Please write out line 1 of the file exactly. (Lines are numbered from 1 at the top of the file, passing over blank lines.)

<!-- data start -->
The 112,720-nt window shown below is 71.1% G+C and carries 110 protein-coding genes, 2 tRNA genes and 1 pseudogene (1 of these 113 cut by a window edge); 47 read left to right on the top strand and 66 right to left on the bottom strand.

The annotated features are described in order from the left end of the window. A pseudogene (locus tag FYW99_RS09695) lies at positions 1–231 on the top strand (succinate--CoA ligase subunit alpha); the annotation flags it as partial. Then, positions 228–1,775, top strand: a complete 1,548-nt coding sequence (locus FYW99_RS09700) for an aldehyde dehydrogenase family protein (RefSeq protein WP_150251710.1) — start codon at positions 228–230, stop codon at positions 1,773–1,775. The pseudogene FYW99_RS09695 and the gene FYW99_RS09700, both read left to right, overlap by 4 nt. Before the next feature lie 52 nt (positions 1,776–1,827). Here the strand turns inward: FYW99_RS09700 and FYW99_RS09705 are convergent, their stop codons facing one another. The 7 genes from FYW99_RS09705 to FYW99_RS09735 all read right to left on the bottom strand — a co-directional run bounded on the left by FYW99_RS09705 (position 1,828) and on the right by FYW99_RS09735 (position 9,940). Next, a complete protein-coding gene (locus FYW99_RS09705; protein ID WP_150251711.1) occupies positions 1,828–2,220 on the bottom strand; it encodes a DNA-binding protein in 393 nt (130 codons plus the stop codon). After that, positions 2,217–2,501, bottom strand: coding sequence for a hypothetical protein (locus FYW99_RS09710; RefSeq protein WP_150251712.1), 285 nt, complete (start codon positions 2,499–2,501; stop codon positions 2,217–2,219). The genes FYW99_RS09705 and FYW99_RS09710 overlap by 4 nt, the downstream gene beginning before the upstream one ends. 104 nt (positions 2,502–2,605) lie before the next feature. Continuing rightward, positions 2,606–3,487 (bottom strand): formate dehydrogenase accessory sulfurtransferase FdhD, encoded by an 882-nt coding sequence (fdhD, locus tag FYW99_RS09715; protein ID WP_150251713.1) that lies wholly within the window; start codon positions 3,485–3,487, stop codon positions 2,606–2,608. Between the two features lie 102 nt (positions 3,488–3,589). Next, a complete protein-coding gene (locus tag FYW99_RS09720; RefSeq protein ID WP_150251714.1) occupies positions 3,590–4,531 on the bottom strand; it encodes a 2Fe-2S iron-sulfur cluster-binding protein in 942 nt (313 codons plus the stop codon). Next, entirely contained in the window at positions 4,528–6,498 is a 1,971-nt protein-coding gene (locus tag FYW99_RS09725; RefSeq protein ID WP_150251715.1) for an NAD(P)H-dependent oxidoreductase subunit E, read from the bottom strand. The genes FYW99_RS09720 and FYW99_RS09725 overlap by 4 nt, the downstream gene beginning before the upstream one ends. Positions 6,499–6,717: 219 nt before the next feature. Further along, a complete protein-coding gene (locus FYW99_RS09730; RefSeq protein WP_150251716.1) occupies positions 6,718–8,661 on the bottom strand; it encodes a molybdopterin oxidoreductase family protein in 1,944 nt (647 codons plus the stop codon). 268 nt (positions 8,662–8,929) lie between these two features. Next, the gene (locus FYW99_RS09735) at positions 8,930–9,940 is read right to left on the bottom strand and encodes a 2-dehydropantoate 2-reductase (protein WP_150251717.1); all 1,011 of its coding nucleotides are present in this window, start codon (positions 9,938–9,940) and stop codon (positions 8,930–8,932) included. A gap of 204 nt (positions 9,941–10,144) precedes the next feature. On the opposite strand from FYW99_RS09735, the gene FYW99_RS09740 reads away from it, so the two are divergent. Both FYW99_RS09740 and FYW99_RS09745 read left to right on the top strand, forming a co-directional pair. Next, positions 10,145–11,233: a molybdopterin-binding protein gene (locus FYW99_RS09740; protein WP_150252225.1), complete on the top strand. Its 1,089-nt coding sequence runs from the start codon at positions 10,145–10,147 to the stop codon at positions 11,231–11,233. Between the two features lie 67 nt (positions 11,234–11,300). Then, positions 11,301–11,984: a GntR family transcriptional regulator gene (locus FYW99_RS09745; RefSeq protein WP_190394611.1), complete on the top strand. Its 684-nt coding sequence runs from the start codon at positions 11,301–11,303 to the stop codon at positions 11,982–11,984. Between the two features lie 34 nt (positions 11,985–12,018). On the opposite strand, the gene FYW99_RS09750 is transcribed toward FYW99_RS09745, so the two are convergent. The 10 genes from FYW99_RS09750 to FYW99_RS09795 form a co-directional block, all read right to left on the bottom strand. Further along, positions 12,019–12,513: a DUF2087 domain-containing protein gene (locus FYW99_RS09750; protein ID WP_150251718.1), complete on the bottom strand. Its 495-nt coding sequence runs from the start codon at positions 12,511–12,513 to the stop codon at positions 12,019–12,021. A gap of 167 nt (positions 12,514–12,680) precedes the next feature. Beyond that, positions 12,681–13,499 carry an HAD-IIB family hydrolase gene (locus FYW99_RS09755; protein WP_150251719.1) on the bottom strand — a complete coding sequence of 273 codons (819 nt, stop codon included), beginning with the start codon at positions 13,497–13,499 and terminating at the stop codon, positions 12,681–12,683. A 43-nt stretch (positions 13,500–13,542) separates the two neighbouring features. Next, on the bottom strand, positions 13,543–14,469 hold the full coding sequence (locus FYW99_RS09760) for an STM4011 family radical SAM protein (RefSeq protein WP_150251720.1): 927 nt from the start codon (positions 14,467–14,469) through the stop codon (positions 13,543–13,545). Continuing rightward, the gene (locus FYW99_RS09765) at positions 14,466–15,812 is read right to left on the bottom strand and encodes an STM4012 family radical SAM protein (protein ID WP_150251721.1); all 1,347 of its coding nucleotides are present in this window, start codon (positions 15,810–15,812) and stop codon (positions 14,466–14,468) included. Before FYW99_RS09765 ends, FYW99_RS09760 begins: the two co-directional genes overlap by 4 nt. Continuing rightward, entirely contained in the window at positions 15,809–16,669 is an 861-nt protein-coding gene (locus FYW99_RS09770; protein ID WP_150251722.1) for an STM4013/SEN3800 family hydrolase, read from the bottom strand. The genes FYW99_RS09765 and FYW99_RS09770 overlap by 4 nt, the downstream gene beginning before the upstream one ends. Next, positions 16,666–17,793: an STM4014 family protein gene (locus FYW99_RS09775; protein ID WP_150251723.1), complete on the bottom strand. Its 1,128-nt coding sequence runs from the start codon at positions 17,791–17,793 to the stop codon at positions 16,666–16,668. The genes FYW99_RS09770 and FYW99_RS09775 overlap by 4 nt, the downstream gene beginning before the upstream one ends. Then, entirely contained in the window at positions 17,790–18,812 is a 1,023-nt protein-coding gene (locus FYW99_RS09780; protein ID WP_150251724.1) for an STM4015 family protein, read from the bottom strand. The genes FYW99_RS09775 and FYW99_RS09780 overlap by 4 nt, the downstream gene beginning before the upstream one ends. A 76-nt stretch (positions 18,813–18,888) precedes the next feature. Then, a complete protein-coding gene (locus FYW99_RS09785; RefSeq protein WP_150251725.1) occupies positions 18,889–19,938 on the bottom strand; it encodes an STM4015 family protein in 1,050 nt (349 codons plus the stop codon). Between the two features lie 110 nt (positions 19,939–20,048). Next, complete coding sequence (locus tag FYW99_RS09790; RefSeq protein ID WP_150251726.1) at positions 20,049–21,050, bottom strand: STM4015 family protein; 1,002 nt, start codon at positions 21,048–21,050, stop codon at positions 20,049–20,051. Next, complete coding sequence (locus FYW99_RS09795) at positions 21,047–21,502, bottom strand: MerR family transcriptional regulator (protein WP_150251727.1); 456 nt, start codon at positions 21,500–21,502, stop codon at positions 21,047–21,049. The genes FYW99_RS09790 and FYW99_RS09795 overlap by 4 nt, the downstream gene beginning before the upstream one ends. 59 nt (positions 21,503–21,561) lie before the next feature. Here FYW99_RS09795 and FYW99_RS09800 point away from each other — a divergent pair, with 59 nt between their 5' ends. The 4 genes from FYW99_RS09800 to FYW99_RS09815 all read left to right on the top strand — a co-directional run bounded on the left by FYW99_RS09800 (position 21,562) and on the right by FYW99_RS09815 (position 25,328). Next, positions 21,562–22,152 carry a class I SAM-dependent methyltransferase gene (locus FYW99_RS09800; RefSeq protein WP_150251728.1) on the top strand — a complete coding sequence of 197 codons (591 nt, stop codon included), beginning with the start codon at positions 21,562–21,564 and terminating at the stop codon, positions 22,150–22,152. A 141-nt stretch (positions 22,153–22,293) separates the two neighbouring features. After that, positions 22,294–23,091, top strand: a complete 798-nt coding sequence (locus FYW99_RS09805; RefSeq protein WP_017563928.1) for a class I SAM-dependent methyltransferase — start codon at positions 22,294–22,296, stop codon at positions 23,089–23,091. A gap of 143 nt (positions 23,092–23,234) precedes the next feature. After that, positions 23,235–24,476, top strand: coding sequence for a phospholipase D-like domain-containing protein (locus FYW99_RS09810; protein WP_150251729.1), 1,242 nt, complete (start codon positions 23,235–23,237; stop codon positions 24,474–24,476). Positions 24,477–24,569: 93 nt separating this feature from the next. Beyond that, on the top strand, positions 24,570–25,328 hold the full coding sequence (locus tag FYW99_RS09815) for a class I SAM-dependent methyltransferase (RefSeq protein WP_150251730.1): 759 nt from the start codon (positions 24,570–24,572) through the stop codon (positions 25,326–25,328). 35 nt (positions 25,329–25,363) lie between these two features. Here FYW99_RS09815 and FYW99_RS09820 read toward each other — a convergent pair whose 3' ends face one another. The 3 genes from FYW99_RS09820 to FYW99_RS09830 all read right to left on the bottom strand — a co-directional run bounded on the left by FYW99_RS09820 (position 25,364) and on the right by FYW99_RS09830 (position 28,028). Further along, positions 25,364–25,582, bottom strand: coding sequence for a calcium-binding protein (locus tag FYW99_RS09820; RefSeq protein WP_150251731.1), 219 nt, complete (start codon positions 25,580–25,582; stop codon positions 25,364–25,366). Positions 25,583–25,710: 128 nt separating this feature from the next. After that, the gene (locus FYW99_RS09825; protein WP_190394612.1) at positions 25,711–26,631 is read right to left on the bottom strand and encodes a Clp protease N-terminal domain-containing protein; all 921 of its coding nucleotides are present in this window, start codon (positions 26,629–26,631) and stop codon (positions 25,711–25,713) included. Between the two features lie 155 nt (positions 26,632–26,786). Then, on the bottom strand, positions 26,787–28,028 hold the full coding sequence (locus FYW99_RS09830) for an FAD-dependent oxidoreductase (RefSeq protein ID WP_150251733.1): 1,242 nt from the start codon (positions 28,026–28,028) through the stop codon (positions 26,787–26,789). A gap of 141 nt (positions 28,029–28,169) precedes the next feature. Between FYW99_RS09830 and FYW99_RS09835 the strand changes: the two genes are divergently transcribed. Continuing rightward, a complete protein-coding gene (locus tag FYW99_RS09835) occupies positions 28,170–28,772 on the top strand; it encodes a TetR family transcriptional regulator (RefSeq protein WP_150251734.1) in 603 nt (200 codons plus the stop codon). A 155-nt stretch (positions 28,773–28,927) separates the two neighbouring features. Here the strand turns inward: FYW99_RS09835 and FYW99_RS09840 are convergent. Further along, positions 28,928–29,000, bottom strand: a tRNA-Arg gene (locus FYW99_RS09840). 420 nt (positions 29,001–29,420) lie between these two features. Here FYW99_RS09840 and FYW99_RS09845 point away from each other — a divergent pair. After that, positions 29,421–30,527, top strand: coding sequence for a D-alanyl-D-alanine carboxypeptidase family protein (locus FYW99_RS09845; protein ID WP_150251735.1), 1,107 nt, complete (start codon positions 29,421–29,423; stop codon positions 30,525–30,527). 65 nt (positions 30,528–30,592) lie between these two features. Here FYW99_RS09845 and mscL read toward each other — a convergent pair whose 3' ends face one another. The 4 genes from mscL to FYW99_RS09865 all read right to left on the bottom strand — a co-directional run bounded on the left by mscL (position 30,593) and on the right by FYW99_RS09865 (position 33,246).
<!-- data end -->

The 112,720-nt window shown below is 71.1% G+C and carries 110 protein-coding genes, 2 tRNA genes and 1 pseudogene (1 of these 113 cut by a window edge); 47 read left to right on the top strand and 66 right to left on the bottom strand.